Flickr image courtesy of lamoney.

Today’s report of job gains in March has the usual suspects overheated and long-term rates rising a little. Picking up 216,000 new jobs is good news, but New York Federal Reserve President Bill Dudley’s reference to recovery as "tenuous" is dead on the mark.

There is a deeper and authentic good-news thread. Beginning circa 1990 the rise of China and the rest of the emerging world began to undercut American labor. We still have a painfully steady 8.4 million people working part-time who cannot find full-time work.

We are adding new jobs, but wages are flat — not growing at all. People coming out of unemployment must often take jobs paying less than their old ones.


Flickr image courtesy of lamoney.

Today’s report of job gains in March has the usual suspects overheated and long-term rates rising a little. Picking up 216,000 new jobs is good news, but New York Federal Reserve President Bill Dudley’s reference to recovery as "tenuous" is dead on the mark.

There is a deeper and authentic good-news thread. Beginning circa 1990 the rise of China and the rest of the emerging world began to undercut American labor. We still have a painfully steady 8.4 million people working part-time who cannot find full-time work.

We are adding new jobs, but wages are flat — not growing at all. People coming out of unemployment must often take jobs paying less than their old ones.

That adjustment has been under way for 20 years, masked by stock and housing bubbles. However, this is not a life sentence: progress is hard to measure, and we will not identify the end point until after we have passed it.

However, I think we have the first authentic signs of nearing conclusion: the Institute for Supply Management surveys of manufacturing are coming in at some of the highest levels ever measured (61.2 for March).

This performance transcends any pipeline-filling of overdrawn inventories, and cannot be explained by a pop in car sales — we have begun again to compete.

This progress has been bought by the sacrifice of American labor, and protected by heroics at the Fed. However, further progress is impeded by self-inflicted injury.

There’s no better date than today to explore foolishness. (Today, in fact, is the 23rd anniversary of this column — to be celebrated with appropriate impertinence!)

Self-inflicted wounding comes in a variety of forms. First the intentional, straightforward, Darwin Award affair. Then the accidental: the extra in "Braveheart" who repeatedly stands in the wrong spots until … Last, the truly inventive: While trying to settle a score in a long and bitter feud, you are hoist on your own petard.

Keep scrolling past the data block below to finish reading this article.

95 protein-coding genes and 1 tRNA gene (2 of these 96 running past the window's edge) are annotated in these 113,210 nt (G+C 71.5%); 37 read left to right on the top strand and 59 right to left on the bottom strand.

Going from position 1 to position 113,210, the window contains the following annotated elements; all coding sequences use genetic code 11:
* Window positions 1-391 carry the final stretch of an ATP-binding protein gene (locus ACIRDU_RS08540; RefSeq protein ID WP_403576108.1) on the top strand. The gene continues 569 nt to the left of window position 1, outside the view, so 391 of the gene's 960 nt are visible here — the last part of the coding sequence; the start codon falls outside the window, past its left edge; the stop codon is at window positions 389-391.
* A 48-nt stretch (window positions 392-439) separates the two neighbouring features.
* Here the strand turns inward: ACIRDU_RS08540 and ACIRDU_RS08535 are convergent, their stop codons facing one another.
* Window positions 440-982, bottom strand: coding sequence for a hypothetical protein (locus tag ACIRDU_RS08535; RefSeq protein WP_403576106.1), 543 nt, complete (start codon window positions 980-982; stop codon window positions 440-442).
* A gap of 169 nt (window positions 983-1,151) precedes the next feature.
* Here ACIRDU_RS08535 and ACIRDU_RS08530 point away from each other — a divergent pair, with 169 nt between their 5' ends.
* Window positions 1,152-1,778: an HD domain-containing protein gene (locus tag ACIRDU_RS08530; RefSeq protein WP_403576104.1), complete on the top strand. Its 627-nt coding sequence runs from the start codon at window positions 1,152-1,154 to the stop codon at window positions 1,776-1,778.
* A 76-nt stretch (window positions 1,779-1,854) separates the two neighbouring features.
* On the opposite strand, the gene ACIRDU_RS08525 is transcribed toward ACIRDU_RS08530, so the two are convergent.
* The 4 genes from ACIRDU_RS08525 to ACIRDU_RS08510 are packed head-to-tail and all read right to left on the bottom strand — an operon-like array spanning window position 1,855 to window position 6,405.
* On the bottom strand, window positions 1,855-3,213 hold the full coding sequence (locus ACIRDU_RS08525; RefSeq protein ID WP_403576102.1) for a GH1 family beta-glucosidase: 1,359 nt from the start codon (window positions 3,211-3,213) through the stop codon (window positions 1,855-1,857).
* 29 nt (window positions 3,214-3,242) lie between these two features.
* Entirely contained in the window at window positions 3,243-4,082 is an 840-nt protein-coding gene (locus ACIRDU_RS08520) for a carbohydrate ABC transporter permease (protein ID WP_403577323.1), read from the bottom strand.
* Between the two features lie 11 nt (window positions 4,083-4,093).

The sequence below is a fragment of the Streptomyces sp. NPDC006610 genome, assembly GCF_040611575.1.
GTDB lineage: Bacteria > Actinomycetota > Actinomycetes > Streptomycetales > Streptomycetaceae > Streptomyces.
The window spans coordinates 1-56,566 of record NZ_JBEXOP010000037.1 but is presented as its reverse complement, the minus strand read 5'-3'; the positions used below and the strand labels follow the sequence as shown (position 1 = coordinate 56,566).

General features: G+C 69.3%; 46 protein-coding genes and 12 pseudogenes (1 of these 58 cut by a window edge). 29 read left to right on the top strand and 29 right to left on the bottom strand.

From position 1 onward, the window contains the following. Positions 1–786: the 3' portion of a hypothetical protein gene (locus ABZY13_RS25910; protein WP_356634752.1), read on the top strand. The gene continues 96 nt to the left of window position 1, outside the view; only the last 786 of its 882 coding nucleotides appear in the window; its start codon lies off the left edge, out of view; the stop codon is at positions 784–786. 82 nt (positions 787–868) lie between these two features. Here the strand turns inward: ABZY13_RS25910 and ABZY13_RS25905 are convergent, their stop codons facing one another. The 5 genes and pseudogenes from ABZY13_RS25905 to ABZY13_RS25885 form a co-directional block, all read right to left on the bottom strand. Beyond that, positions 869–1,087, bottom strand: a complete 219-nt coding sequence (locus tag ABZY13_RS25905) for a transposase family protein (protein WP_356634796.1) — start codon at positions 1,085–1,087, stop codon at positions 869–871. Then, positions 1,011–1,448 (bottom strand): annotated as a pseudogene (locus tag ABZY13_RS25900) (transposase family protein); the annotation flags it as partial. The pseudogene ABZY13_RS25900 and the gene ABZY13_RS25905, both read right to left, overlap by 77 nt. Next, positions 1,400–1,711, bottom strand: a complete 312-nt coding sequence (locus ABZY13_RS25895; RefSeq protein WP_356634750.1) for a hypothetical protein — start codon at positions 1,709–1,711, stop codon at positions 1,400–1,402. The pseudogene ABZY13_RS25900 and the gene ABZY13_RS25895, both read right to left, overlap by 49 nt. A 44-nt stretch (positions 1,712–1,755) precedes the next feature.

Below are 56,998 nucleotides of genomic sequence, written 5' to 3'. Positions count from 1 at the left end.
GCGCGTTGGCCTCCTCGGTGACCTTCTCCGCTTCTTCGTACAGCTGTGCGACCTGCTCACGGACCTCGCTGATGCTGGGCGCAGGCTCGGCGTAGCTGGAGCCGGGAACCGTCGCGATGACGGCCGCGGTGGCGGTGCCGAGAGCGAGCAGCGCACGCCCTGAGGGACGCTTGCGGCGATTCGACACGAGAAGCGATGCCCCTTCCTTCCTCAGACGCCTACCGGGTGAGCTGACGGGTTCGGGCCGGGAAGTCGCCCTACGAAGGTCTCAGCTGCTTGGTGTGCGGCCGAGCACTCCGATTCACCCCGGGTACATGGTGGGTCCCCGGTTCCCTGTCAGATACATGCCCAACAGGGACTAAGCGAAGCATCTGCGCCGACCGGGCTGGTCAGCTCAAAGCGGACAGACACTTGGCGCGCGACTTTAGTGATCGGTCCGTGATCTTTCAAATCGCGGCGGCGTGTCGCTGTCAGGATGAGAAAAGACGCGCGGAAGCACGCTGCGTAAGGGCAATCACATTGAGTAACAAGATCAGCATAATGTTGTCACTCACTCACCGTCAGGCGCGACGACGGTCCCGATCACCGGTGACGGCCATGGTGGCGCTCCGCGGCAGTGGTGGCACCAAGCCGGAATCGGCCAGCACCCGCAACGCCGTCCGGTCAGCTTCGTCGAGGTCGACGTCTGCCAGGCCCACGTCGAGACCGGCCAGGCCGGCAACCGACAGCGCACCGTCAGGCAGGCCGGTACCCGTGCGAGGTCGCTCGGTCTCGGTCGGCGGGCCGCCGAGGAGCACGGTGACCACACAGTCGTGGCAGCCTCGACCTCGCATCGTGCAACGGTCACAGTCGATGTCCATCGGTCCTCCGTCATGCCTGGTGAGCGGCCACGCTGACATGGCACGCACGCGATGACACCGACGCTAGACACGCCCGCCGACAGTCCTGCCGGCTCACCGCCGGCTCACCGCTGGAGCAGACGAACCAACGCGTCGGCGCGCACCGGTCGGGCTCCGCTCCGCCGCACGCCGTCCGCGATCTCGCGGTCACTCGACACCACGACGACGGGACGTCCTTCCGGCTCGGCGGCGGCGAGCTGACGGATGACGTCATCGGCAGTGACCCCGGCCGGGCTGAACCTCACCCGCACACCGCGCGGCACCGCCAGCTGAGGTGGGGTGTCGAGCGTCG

Housing markets rolled over early in 2006, prices falling in many places ever since, now passing below pre-bubble levels. In wound-type No. 1, the entire government reaction has been attempts to deal with the effects of falling prices, instead of considering means to make them stop falling and then rise.

Thus, they have pretended to mitigate the unmitigable. They remain in foggy surprise that people who owe more than their homes are worth will abandon them, or that lenders foreclose on people who stop paying. And in post-concussion confusion cannot grasp that most people will not invest in things that are falling in price.

The "Braveheart" extras insist that the bubble-causing mortgage credit excesses must be stopped. Explain to them, over and over, that they have stopped, dead-ending three years ago … uh-uh.

If they find any credit of any kind, they’ll try to stop that, instead. Remind them: Bear, Lehman, Countrywide, all gone and the markets behind them, you couldn’t find a subprime loan with both hands and a mirror … uh-uh.

Their relentless creed: "No more bad loans. And if that means no loans, then we have succeeded. No new loans, no new foreclosures!"

Try to tell them that, if they have their way, prices will continue down and all loans will fail. Their eyes will grow ever-closer together, blank. A leader: the Federal Deposit Insurance Corp.’s Sheila Bair, a modern Joan of Arc setting alight her own stake and pyre.

Petard: a primitive grenade, often as harmful to the grenadier as the target (also old French for "fart"; to be hoist by one’s own is a 500-year-old double joke).

In 1935, the Fed, through Regulation Q, awarded savings and loans banks a 0.25 percent deposit-paying advantage over banks in exchange for their dedication to savings accounts (passbook only, no checks until 1978) and mortgage lending. Commercial bankers despised them, and finally got even via their "club-mate," former Federal Reserve Chairman Paul A. Volcker, at the mere cost to taxpayers of $400 billion.

They didn’t care for Fannie, either. Today, Freddie … tomorrow the world! While they’re at it, is it time to get even with those quick-thinking, adaptable brokers? Kill all mortgage securities? Consumers need discipline! Rigid is good! Slow is good! Make the world safe for bureaucrats!

Say, fellas … current mortgages outstanding amount to more money than all your bank loans. When you kill off all your ancient mortgage enemies, you do intend to make the loans, right? Right? You know how, and have the capital and all …

Hello?

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